Los Angeles International’s USD 760m bond deal pits growing sector confidence against tightening spreads

Los Angeles International Airport’s (LAX) USD 758.9m bond deal, expected to price tomorrow (27 January) has sparked interest from investors who see the international gateway’s strong cash position and an anticipated post-COVID-19 travel rebound as reasons for confidence, but some say tightening spreads raise questions about the value equation for deals in the sector.

 

Like the rest of the US airport sector, LAX’s revenues took a beating last year as passenger volumes plummeted amid the initial stateside outbreak of the COVID-19 pandemic and have remained depressed throughout the continued public health crisis.

 

Although a full recovery to 2019-level passenger volumes at LAX is expected to take between three and five years, investors told Debtwire Municipals that a strong financial position coming into the crisis, high base-line passenger volumes, federal aid, and expectations of a coming air travel rebound based on accelerating COVID-19 vaccine distribution all serve as sources of confidence in the airport’s future.

 

As of this month, LAX held 456 days of unaudited unrestricted cash on hand, totaling USD 959m, excluding a maintenance and operation reserve fund that, when included, pushes the total to USD 564m, Tatiana Starostina, chief financial officer for LAX parent Los Angeles World Airports (LAWA), said during an investor presentation.

 

The airport received USD 326.6m in federal grant money under the Coronavirus Aid, Recovery and Economic Stimulus (CARES) Act, of which USD 271.2m was carried forward to the airport’s current fiscal year, which ends 30 June.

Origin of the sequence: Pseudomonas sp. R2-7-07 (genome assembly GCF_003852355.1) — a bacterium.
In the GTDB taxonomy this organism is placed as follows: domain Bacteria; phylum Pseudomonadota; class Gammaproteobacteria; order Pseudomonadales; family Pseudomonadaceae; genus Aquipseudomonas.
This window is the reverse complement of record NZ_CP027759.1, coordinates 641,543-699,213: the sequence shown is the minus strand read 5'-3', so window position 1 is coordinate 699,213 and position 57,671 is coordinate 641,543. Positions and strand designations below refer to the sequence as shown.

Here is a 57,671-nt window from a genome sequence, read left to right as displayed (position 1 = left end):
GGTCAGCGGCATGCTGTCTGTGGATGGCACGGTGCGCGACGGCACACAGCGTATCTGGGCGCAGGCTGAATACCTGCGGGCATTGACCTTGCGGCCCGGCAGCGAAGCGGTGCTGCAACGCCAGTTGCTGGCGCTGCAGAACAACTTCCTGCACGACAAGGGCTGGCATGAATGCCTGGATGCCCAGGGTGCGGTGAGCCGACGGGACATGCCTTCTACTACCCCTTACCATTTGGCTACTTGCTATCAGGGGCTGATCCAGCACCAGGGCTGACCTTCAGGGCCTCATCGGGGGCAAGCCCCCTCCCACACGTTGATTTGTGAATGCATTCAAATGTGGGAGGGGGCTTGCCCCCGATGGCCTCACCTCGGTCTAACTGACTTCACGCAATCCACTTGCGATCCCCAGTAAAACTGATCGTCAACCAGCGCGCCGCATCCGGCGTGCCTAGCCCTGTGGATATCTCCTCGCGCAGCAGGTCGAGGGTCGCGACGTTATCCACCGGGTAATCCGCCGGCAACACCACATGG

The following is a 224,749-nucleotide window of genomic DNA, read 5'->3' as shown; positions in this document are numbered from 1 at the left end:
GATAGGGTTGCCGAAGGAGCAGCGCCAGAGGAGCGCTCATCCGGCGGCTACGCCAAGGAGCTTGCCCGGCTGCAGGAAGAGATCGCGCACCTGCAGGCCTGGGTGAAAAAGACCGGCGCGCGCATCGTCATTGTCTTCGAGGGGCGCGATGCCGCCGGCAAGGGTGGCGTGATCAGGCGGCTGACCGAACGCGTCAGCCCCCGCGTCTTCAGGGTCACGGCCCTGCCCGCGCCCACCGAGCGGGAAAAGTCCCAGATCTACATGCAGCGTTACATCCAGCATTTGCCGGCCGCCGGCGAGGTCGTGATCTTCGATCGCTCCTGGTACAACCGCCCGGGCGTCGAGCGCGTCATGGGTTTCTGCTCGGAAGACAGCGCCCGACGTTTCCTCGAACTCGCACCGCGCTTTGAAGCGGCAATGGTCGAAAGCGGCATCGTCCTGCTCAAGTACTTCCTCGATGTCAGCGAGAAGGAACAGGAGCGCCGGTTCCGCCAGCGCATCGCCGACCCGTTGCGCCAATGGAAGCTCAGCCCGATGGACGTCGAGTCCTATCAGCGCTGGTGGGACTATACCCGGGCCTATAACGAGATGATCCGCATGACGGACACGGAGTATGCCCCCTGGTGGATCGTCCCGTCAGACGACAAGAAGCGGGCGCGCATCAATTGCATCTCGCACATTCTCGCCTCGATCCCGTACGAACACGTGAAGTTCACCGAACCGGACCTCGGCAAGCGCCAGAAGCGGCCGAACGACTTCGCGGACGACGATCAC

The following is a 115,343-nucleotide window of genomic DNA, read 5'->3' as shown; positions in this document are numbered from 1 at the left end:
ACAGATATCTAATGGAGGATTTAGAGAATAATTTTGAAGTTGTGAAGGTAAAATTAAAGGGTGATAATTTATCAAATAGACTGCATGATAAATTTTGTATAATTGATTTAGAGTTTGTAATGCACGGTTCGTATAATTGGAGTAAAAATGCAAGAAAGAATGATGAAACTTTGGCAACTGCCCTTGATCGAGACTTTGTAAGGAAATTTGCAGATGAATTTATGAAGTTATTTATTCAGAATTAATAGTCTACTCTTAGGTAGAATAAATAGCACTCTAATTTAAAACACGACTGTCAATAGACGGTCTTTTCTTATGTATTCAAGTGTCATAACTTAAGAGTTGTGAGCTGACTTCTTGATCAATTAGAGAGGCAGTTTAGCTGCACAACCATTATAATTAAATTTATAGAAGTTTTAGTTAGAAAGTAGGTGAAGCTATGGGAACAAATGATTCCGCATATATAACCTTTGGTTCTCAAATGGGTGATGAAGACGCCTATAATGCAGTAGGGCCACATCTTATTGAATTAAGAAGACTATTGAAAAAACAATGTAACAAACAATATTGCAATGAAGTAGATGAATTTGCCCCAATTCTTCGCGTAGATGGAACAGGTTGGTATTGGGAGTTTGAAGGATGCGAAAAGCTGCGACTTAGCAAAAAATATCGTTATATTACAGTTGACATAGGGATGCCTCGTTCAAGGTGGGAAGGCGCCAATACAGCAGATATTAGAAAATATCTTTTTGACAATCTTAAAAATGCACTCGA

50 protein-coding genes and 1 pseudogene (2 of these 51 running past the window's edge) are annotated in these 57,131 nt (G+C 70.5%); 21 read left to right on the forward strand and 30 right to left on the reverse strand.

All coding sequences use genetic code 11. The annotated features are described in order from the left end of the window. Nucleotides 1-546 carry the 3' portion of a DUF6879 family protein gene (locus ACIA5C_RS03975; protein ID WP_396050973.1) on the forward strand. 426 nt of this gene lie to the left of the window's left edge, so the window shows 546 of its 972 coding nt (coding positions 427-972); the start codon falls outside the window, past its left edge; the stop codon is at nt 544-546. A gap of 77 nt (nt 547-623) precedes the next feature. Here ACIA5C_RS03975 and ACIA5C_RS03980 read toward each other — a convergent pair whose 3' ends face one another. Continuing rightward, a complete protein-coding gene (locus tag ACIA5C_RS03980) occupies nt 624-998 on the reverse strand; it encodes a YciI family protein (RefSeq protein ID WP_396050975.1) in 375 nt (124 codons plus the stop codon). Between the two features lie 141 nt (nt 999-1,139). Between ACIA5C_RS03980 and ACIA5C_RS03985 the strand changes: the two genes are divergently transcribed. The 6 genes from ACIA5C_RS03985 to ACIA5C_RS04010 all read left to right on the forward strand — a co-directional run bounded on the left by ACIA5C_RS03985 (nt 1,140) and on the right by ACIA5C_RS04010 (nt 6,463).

The airport expects to deplete its CARES funds in the current quarter ending 31 March, Starostina said.

 

LAX expects to qualify for USD 2bn in additional federal grant assistance through the most recent round of federal stimulus legislation.

 

Strong demand

 

Despite the acute impact of COVID-19 on airline travel, Daniel Solender, a partner and director at Lord Abbett, told Debtwire that strong overall financials going into the crisis, support from the federal government, and the rollout of a nationwide vaccination program, have helped the sector weather the storm, leaving it primed for recovery.

 

“With the vaccine starting to be distributed, the sector has been doing better as expectations are that travel will pick up in the near future,” said Solender, who oversees the firm’s tax-free fixed income investment activities. “Los Angeles Airport has a good market position, so it is one of the stronger ones in the sector.”

 

That sentiment appears to be behind strong demand for bonds issued by other large international airports, even before the first vaccine for the virus was approved in the US.

 

Despite continuing pressure on the sector from COVID-19, investors gobbled up USD 331.5m in bonds issued for New York’s John F. Kennedy International Terminal 4 as recently as November, as reported.

 

Evercore Wealth Management has participated in airport deals during the COVID-19 pandemic, even as an initial explosion in spreads on such deals has tightened profoundly, driven by increased confidence in the sector and strong market demand for yield amid sparse supply, said Howard Cure, the firm’s managing director of municipal bond research.

 

Evercore is expected to look into tomorrow’s LAX deal, he said.

 

“We’ve bought airports when the spreads were much wider because we think they usually have pretty good days cash on hand because they’re ridden a 10-year wave of growth in enplanements,” Cure said. “The airports had spread much wider early on and they’ve come in but still have some extra yield on it.”

 

Yield concerns